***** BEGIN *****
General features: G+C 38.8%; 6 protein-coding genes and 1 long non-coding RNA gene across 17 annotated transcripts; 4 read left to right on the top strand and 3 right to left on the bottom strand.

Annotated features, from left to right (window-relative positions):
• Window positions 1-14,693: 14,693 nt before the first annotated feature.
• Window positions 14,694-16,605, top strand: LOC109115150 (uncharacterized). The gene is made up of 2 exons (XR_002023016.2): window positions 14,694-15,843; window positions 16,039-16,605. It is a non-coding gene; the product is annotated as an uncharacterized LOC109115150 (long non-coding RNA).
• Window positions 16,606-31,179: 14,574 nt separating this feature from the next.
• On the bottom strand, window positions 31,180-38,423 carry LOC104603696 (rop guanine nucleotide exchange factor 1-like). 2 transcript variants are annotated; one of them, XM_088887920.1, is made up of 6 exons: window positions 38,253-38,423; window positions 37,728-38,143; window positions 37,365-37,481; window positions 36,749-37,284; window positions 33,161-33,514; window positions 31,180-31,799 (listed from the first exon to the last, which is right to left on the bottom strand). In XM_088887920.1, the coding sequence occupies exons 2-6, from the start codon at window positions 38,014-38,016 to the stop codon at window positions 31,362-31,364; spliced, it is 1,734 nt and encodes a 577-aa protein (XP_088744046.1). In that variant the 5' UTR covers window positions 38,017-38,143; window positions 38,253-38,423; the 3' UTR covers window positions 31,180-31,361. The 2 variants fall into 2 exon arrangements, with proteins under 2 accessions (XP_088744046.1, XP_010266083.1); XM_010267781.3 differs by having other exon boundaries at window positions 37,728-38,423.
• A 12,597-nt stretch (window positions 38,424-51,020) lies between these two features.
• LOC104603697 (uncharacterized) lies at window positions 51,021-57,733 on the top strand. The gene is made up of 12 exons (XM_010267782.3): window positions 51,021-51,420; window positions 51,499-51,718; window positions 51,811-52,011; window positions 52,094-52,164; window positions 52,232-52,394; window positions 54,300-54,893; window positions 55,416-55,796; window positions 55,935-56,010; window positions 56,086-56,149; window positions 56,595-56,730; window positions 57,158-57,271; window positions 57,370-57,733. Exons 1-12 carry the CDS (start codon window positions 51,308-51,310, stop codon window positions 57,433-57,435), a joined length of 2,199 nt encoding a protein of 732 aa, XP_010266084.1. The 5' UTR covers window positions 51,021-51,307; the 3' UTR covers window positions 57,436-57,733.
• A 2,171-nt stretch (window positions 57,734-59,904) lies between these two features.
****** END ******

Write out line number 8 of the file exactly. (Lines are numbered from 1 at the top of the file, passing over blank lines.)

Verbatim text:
• LOC104603697 (uncharacterized) lies at window positions 51,021-57,733 on the top strand. The gene is made up of 12 exons (XM_010267782.3): window positions 51,021-51,420; window positions 51,499-51,718; window positions 51,811-52,011; window positions 52,094-52,164; window positions 52,232-52,394; window positions 54,300-54,893; window positions 55,416-55,796; window positions 55,935-56,010; window positions 56,086-56,149; window positions 56,595-56,730; window positions 57,158-57,271; window positions 57,370-57,733. Exons 1-12 carry the CDS (start codon window positions 51,308-51,310, stop codon window positions 57,433-57,435), a joined length of 2,199 nt encoding a protein of 732 aa, XP_010266084.1. The 5' UTR covers window positions 51,021-51,307; the 3' UTR covers window positions 57,436-57,733.